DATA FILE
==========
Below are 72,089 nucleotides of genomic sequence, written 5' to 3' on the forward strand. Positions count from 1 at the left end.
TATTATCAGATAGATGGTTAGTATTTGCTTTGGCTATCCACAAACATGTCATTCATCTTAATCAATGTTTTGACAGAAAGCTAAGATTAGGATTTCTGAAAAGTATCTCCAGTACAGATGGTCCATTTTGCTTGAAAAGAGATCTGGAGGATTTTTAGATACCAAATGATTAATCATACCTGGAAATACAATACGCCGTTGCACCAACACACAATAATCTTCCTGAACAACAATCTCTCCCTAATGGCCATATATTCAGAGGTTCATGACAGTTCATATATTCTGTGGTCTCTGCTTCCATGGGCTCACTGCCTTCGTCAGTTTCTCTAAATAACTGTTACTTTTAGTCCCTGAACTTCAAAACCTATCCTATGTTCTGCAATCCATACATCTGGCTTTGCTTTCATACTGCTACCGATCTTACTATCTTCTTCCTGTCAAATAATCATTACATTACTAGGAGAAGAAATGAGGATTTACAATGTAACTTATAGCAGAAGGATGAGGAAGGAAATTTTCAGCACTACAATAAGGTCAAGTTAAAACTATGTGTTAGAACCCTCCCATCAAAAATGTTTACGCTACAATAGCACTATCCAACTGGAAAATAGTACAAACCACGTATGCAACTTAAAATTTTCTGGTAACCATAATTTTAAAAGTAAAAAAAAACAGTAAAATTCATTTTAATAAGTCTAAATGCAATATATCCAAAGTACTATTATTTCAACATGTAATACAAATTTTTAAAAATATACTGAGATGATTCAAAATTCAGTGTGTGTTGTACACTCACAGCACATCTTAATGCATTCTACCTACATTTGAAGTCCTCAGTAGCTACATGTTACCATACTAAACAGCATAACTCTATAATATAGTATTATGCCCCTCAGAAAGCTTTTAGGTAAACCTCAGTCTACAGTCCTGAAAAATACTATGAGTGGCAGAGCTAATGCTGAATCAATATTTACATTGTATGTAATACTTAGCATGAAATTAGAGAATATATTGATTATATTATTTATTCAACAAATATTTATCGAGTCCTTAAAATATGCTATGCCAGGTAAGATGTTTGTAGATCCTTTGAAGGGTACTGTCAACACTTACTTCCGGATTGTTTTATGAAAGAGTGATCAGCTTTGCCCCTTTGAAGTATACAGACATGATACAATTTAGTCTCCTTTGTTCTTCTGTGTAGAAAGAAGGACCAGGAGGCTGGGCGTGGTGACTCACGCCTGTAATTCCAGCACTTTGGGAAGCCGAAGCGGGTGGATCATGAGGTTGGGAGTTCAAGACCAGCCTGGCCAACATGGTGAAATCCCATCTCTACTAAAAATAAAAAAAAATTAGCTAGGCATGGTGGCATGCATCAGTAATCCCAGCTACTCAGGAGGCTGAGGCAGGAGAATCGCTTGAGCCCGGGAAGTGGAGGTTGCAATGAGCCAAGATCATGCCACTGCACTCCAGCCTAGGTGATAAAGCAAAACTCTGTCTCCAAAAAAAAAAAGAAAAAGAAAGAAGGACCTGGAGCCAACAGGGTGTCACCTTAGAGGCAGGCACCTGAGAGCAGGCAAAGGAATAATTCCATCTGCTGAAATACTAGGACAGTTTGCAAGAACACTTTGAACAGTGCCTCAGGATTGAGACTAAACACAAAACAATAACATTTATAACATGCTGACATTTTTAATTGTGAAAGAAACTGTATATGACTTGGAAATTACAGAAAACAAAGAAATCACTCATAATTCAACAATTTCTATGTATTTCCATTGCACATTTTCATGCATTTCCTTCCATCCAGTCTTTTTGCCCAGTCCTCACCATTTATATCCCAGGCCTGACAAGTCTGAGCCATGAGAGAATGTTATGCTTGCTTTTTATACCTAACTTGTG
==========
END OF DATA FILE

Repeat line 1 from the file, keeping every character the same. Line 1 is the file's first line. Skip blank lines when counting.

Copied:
Below are 72,089 nucleotides of genomic sequence, written 5' to 3' on the forward strand. Positions count from 1 at the left end.